Childhood obesity has quadrupled in the last 40 years, which may mean today's children become the first generation to have a shorter lifespan than their parents, a leading obesity expert told the American Psychological Association.
However, parents can help stave off this impending crisis if they help their children to eat better and exercise, according to Edward Abramson, PhD. Abramson, professor emeritus at California State University-Chico, teaches psychology and is author of the books "Body Intelligence" and "Emotional Eating."
In the last decade, "we've seen a [tenfold] increase in Type-2 diabetes and psychological and social consequences, such as prejudice, rejection, discrimination and low self-esteem in children," Abramson said at APA's 117th Annual Convention. "More than 60 percent of overweight children have one risk factor for cardiovascular disease and 20 percent have two or more risk factors."
Bad eating habits can start with "emotional eating," or eating when one is not hungry, or from following a strict diet, Abramson said. "This can lead to a weight problem or an eating disorder," he added. "Parents' attitudes and behaviors also have an influence on children's eating, and mothers more than fathers affect children's eating habits and body image."
Many factors contribute to mothers' concern about their children's risk for obesity, Abramson said. "For example, there is evidence that minority parents (e.g., African-American, Hispanic) are less concerned about their children's weight," he said. "Often, when a mother is struggling with her own weight, she becomes more involved in regulating her daughter's eating. In general, mothers are more concerned than fathers about their child's weight, especially their daughter's, and are more likely to restrict foods."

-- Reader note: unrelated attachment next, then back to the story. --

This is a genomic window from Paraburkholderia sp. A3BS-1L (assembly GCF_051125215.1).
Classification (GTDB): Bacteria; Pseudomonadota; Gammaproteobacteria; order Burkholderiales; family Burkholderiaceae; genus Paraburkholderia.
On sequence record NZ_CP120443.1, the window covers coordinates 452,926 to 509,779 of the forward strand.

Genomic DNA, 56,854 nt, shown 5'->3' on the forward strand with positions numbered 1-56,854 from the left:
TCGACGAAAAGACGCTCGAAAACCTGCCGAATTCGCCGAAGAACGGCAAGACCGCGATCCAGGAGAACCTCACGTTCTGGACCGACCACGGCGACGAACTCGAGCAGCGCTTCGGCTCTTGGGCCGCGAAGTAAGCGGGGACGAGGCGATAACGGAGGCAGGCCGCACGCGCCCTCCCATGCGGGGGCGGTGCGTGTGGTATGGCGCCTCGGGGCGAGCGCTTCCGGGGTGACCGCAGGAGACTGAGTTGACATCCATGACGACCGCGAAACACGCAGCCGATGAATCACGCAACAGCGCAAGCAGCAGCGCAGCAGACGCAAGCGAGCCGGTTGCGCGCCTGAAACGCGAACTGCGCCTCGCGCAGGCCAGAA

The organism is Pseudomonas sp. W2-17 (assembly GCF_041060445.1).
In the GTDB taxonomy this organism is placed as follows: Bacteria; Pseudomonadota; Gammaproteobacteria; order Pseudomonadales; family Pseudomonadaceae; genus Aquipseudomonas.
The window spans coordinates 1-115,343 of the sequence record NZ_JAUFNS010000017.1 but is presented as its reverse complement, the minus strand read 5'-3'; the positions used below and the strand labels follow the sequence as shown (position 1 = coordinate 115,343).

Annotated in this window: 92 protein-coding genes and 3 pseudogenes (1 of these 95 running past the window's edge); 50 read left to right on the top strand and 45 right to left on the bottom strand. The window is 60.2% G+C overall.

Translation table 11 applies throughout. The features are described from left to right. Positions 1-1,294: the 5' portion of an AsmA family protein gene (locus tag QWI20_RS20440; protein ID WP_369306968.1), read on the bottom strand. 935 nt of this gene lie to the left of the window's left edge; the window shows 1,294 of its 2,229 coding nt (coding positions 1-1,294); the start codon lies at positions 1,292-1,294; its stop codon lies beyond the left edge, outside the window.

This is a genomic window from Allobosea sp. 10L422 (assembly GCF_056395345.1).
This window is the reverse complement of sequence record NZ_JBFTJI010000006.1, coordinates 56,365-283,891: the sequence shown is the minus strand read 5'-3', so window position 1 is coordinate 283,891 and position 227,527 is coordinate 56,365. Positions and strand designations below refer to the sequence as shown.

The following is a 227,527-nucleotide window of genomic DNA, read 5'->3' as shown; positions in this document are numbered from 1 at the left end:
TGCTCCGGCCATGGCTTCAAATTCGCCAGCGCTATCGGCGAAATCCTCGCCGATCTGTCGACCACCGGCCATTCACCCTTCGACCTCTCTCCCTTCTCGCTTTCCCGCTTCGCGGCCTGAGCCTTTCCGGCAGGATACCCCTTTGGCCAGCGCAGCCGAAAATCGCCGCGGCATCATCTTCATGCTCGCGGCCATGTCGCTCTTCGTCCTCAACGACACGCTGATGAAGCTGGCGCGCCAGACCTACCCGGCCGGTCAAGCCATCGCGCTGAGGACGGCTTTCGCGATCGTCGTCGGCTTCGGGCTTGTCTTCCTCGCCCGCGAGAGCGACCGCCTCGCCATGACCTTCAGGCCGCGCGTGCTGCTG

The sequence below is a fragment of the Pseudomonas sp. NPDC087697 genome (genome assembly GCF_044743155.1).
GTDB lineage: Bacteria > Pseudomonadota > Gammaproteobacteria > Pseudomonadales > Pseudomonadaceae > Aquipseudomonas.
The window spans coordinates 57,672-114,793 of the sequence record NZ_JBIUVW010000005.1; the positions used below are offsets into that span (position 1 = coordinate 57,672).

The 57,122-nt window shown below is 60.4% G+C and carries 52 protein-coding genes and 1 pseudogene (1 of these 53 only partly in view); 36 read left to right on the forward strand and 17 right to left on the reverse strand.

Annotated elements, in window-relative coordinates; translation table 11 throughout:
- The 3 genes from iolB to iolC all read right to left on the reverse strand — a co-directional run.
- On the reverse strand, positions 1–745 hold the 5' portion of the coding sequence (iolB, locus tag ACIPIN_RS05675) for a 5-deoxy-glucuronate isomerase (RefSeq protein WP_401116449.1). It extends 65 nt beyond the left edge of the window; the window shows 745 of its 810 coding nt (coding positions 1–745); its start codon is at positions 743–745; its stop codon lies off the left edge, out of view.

While everyone, including children, is entitled to have food preferences, infants are born with genetic predispositions toward sweet and salty tastes and against sour and bitter tastes and unfamiliar foods, Abramson said. "For these children, it may take several repetitions (10 or more) to have a child try a new food, but parents should retreat gracefully and try again another day rather than get into a battle of wills when the child refuses a food," he said.
Parents can increase the odds of getting a child to try a new food by having the child see them enjoying the food and having the child help prepare the unfamiliar food, said Abramson. "If the child is in the kitchen cooking with Mom or Dad, it's unlikely that he/she will refuse the food that they've helped prepare."
Physical activity can also help prevent obesity even when there is a tendency to gain weight due to genetics, Abramson said. Research has shown that 4- to 7-year-old children of active parents were six times as likely to be active. Exercise in school lowers the risk for obesity, whereas time spent watching TV or on the computer playing video games increases the risk.
Research has shown that most babies and toddlers start out liking their bodies, said Abramson. But this doesn't last for girls. By the time girls reach pre-adolescence, many start to suffer from warped body images. "Thirty percent of 9-year-old, 55 percent of 10-year-old and 65 percent of 11-year-old girls think they're fat," he said. "Entering puberty isn't as bad for boys. They're more satisfied with their bodies than before they entered puberty."
Parents can help their children have a healthy body image, he said. They need to understand how they feel about their child's physique and see how that is influencing their behavior. With young children, they should let them choose the clothes they want to wear. With pre-adolescents, parents should talk about the body changes that happen during puberty. And finally, they should encourage their children to have friendships with other children who are less concerned with appearance.
Materials provided by American Psychological Association. Note: Content may be edited for style and length.
Cite This Page: